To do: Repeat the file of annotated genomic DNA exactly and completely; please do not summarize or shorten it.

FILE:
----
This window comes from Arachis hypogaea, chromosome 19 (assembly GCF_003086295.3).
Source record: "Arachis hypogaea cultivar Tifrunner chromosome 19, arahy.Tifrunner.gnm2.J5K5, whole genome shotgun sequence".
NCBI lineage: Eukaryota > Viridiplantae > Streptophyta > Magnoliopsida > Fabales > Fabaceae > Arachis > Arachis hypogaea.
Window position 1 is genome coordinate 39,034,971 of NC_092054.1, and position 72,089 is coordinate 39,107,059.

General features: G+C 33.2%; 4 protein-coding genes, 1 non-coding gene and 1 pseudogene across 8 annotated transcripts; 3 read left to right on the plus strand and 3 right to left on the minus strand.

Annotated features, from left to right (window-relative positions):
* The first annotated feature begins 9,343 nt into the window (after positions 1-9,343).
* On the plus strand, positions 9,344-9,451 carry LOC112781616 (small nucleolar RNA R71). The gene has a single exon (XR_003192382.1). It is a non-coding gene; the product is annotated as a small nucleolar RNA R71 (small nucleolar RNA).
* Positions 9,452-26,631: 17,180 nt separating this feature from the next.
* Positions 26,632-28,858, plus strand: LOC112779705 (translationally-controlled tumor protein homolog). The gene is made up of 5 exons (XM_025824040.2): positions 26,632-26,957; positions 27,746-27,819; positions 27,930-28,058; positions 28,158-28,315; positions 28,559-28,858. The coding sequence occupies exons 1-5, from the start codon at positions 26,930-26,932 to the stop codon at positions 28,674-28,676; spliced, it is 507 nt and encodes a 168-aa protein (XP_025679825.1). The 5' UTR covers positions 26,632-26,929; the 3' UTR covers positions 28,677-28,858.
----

This window comes from Arachis hypogaea, chromosome 19 (assembly GCF_003086295.3).
Source record: "Arachis hypogaea cultivar Tifrunner chromosome 19, arahy.Tifrunner.gnm2.J5K5, whole genome shotgun sequence".
NCBI lineage: Eukaryota > Viridiplantae > Streptophyta > Magnoliopsida > Fabales > Fabaceae > Arachis > Arachis hypogaea.
Window position 1 is genome coordinate 39,034,971 of NC_092054.1, and position 72,089 is coordinate 39,107,059.

General features: G+C 33.2%; 4 protein-coding genes, 1 non-coding gene and 1 pseudogene across 8 annotated transcripts; 3 read left to right on the plus strand and 3 right to left on the minus strand.

Annotated features, from left to right (window-relative positions):
* The first annotated feature begins 9,343 nt into the window (after positions 1-9,343).
* On the plus strand, positions 9,344-9,451 carry LOC112781616 (small nucleolar RNA R71). The gene has a single exon (XR_003192382.1). It is a non-coding gene; the product is annotated as a small nucleolar RNA R71 (small nucleolar RNA).
* Positions 9,452-26,631: 17,180 nt separating this feature from the next.
* Positions 26,632-28,858, plus strand: LOC112779705 (translationally-controlled tumor protein homolog). The gene is made up of 5 exons (XM_025824040.2): positions 26,632-26,957; positions 27,746-27,819; positions 27,930-28,058; positions 28,158-28,315; positions 28,559-28,858. The coding sequence occupies exons 1-5, from the start codon at positions 26,930-26,932 to the stop codon at positions 28,674-28,676; spliced, it is 507 nt and encodes a 168-aa protein (XP_025679825.1). The 5' UTR covers positions 26,632-26,929; the 3' UTR covers positions 28,677-28,858.